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Diabetes Qualified

Let them eat cake – only if they want to

Let them eat cake – only if they want to

By Carolien Koreneff, CDE-RN

None of us like to be judged for the food choices we make, but for two-thirds of people with type 1 diabetes and over one-third of those with type 2 diabetes, they have experienced this judgment and shame.1 This statistic jumps to over 80% when you include other forms of stigmas, such as injecting insulin or checking glucose levels.1 So, how can we, as health professionals, contribute to ending diabetes stigma? Here are some strategies:

Education and awareness

Part of our role is educating clients and the public about the true causes of diabetes, including genetic and environmental factors. Knowledge helps dispel myths and misconceptions about diabetes, lessening blame or shame associated with the condition. For instance, 50% of people with type 1 diabetes have experienced a situation where someone assumes having diabetes is their fault.1

Language matters

The language we use can significantly impact a client’s emotional well-being. It is important to use words that are accurate, respectful, inclusive and free from judgement. Using person-first language, like “person living with diabetes” rather than “diabetic,” emphasises that diabetes is just one aspect of an individual’s identity.

The Using Supporting Language course as a way of learning about respectful, inclusive and free from judgement conversations and is available to everyone for free.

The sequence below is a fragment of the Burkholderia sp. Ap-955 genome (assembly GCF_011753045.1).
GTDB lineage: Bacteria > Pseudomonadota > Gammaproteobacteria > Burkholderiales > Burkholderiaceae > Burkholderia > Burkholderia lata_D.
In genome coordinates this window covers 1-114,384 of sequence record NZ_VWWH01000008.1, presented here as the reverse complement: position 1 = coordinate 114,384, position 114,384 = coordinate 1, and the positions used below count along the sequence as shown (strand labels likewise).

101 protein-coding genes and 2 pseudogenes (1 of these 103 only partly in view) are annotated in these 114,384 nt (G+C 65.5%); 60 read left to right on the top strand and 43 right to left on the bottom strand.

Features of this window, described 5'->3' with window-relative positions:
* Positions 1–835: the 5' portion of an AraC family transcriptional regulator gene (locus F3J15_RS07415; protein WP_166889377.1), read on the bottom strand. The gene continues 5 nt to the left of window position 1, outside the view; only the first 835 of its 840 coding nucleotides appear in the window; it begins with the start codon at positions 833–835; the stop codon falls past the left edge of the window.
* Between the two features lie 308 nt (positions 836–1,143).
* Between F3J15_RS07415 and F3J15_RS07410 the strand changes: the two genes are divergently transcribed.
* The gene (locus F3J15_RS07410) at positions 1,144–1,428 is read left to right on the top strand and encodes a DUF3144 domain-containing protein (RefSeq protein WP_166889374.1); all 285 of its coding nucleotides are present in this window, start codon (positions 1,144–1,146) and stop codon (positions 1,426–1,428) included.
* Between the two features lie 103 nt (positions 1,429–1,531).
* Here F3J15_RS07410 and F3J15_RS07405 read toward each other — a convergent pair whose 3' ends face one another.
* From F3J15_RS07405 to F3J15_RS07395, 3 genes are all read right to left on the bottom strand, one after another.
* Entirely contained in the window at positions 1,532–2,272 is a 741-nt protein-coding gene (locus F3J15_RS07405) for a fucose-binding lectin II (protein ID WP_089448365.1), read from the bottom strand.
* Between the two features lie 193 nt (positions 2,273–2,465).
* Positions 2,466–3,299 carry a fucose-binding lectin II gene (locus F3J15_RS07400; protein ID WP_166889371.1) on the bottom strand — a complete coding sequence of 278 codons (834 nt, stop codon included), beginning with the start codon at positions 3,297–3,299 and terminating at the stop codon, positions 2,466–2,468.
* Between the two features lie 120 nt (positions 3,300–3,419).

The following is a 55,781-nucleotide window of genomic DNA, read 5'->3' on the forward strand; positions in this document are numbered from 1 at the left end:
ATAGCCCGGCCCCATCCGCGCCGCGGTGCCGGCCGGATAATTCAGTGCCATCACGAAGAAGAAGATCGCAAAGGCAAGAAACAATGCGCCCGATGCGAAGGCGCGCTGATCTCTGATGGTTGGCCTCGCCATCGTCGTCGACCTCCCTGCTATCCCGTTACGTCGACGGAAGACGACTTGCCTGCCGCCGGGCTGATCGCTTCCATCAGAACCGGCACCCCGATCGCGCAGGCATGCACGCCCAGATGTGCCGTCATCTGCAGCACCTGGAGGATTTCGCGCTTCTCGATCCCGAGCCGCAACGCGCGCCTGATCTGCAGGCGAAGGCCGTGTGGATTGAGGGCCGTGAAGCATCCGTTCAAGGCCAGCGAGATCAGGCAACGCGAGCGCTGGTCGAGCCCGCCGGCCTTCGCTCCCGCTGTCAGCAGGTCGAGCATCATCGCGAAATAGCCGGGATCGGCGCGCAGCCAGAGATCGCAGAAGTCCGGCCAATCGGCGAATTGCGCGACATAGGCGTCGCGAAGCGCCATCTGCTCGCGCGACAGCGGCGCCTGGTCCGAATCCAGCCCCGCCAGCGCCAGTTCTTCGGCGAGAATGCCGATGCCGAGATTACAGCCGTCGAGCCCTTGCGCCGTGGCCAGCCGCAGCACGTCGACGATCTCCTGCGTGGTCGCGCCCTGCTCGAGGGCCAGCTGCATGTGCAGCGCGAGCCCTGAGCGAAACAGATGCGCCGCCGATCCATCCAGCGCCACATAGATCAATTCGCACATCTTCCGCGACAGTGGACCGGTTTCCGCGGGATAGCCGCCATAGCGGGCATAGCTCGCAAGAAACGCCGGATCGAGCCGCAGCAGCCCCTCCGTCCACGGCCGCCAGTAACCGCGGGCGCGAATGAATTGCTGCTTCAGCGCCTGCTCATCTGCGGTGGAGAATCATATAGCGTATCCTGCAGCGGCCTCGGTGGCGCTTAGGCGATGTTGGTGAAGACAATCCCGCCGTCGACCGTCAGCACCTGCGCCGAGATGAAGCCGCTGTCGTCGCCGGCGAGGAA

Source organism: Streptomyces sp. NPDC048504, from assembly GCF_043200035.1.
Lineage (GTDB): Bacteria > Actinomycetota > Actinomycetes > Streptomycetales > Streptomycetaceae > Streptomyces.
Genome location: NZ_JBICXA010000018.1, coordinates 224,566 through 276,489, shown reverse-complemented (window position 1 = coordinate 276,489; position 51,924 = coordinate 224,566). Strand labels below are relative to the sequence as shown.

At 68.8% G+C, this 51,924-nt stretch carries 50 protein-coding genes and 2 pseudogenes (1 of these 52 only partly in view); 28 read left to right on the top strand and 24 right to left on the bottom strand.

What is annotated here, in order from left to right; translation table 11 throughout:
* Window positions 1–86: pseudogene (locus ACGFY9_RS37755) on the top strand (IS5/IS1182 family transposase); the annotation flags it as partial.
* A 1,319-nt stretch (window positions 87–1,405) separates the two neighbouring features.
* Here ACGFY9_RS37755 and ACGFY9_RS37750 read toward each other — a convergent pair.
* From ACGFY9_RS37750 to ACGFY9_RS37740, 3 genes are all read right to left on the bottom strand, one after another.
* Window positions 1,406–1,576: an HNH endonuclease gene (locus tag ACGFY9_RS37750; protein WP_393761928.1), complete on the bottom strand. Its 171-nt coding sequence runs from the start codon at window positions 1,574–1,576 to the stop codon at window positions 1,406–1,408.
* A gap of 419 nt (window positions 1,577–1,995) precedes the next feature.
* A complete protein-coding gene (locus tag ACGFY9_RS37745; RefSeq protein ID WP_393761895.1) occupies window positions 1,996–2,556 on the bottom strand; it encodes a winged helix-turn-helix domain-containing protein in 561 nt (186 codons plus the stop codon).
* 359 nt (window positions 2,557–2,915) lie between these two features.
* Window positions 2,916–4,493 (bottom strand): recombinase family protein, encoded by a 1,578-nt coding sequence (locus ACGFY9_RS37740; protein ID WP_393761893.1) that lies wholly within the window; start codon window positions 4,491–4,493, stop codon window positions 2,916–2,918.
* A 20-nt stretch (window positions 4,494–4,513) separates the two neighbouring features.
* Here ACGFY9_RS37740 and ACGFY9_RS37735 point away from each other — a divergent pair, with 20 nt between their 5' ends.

Culturally competent care

Acknowledge that diabetes stigma might intersect with cultural beliefs and practices. Customise care plans to accommodate clients’ cultural backgrounds and preferences, promoting a more personalised and effective approach.

Empowerment through knowledge

Provide clients with comprehensive information about diabetes, its management, and the importance of treatment adherence. When clients have a clear understanding of their condition, they are better equipped to make informed decisions and advocate for themselves.

Emotional support

Recognise the emotional toll of living with diabetes. Over 25% of people say attitudes and stereotypes about diabetes have impacted their emotional and mental well-being, leading to feelings of guilt, shame, anxiety, and distress.1 Offer clients a safe space to express their feelings and concerns, and consider making referrals to mental health professionals when necessary.

Advocacy and policy

Health professionals can actively participate in advocacy efforts to raise awareness about diabetes stigma and push for policy changes that prioritise equitable treatment and resources for all individuals with diabetes.

Take the Pledge – End Diabetes Stigma and Discrimination represents an advocacy opportunity for both organisations and individuals. This global movement aims to eradicate diabetes stigma and create a more compassionate and respectful world for people living with diabetes, free from judgement and shame.

Additionally, health professionals can contribute by being role models who demonstrate empathy, respect, and sensitivity in their interactions with clients. This approach sets the tone for a compassionate healthcare environment and reinforces the broader goal of eliminating diabetes-related stigma.

By implementing these strategies, we can create a more inclusive environment that empowers people with diabetes to lead healthier lives, without the added burden of stigma.  


1.     Australian Centre for Behavioural Research in Diabetes (ACBRD). Diabetes has an image problem – and here’s why it matters [internet]. (2021) [cited 15th Dec 2023]. Available from: https://acbrd.org.au/2021/07/19/diabetes-has-an-image-problem-and-heres-why-it-matters/